I’ve long been a hopeless devotee of Oliver Stone. Platoon, The Doors, Wall Street and Talk Radio would all rank in my all-time 100 motion pictures but the director actually cut his teeth in horror. He refuses to acknowledge his first feature Seizure, which I find most curious seeing as it was an affecting little number about a man receiving visitations from three less than hospitable dream demons from his own novel, The Dwarf, The Executioner and The Queen of Evil. Seven years later Stone went on to direct The Hand, with Michael Caine playing a comic-book artist who loses his right hand in a road accident. The appendage developed a rather cantankerous mind of its own, setting out to eradicate anyone who had wronged by him. Both are worth seeking out, despite what Oliver may think.


A smattering of monster movie madness now as Keeper remembers Philippe Mora’s The Beast Within, William Sachs’ The Incredible Melting Man and Douglas Cheek’s C.H.U.D. All three were not without their foibles but they all represented their epoch with unbounded verve. To use its full title, Cannibalistic Humanoid Underground Dweller barely had to turn up and flip that drain cover to have us at “hello”. They all got by on just sufficient B-movie charm and all deserve a dusting off in my opinion.

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James W Roberson’s Superstition aka The Witch was a film truly evocative of its era. Here was a movie where bad things happened to every last hapless inhabitant. That’s right, it performed the Amityville II clean sweep and even children were extinguished by the 300 year-old heretic of the title. Watching a teenage girl having her head nailed to the floor with an oversized wooden bolt by long spindly fingers left its stain as did the ethereal ultramarine glow around her as she hovered atop a stairwell. New jockeys please.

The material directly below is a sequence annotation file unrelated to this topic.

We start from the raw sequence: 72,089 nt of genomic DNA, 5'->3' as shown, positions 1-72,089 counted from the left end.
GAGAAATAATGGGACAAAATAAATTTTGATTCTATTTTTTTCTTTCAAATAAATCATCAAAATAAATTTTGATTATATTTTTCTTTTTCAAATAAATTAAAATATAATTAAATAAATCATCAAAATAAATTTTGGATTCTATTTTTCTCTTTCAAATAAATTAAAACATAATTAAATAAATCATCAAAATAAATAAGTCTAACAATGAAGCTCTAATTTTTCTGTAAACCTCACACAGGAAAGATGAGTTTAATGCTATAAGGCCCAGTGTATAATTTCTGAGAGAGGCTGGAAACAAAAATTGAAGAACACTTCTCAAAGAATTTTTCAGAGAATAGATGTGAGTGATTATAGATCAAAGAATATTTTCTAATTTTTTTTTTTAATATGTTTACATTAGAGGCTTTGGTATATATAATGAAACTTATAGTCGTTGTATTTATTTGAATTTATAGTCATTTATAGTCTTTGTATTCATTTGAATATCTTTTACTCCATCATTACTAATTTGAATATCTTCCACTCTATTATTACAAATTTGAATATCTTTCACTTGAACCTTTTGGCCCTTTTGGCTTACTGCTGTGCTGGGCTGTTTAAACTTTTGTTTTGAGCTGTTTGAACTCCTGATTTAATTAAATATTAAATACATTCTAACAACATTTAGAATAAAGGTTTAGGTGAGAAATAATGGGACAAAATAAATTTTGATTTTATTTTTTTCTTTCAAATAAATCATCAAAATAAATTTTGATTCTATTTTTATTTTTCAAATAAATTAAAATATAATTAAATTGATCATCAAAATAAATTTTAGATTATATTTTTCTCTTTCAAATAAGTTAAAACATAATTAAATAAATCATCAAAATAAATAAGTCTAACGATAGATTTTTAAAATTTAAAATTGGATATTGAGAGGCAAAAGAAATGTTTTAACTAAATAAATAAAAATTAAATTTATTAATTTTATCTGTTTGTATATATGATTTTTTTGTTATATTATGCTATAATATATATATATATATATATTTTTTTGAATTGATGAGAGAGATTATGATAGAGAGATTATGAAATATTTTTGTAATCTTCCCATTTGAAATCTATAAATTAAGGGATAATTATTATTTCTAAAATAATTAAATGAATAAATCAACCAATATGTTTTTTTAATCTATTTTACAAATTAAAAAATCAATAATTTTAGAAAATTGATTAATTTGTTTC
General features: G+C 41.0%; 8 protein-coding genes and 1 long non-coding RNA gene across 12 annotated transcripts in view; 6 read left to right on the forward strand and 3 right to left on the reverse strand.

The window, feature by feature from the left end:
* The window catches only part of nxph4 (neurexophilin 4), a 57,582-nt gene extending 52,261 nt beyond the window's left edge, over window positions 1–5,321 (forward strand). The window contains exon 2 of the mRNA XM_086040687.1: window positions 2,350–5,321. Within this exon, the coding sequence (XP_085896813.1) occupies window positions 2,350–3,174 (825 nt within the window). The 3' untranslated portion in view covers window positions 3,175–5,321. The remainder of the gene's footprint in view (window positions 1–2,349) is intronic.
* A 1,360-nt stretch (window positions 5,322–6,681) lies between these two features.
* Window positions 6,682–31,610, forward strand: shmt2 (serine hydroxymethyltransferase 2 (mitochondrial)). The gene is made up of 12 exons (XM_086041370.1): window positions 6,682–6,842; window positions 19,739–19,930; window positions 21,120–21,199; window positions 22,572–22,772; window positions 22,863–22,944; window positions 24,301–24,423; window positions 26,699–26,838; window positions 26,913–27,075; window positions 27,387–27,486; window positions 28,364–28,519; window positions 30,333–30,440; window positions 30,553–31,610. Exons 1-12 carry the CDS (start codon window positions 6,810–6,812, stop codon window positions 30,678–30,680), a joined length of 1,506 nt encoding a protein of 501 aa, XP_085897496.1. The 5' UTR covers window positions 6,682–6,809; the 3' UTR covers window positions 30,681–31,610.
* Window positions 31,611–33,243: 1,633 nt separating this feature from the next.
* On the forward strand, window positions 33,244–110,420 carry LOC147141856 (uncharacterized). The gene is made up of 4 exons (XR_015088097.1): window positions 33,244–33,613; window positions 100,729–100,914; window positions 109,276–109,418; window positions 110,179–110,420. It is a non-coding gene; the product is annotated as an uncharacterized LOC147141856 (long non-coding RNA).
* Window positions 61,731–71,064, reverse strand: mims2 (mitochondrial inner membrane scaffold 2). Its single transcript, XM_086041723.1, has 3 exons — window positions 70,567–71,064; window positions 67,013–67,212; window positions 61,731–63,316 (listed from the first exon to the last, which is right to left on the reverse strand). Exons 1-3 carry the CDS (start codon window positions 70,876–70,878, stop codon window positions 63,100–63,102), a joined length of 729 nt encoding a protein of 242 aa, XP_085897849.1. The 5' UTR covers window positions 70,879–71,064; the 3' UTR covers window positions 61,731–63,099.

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Another flick which gave me a dose of ‘the willies’ was Joe Giannone’s Madman, a superior backwoods slasher with a similarly oppressive silhouetted aggressor. It told the legendary fable of Madman Marz, a murderous bastard who hung by his neck for his atrocities. Enter a bus-load of randy counselors and add an ax, car hood and length of rope and you have yourself easily one of the most atmospheric slasher movies of the eighties.

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Renny Harlin’s Prison was a real moody citadel. A good old vengeful spirit movie with a blackened heart, its unapproachable Djin used barbed wire, rubber tubing, mounted guns, whatever it could get its grimy paws on to trim down the occupants. Appearing at the tail-end of the eighties, Harlin’s film was well enough received by critics but cast aside at the box-office and has since languished in obscurity. I cannot have such blasphemy, thus  implore you to sniff it out and do your time.


The Summer Collection


The Deadly Spawn
The Final Terror
Alone in The Dark
The Sender
The Hand
The Beast Within
The Incredible Melting Man



Click here to read The Autumn Collection

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Plan your year of sin,


Keeper of the Crimson Quill

Copyright: Crimson Quill: Savage Vault Enterprises 2014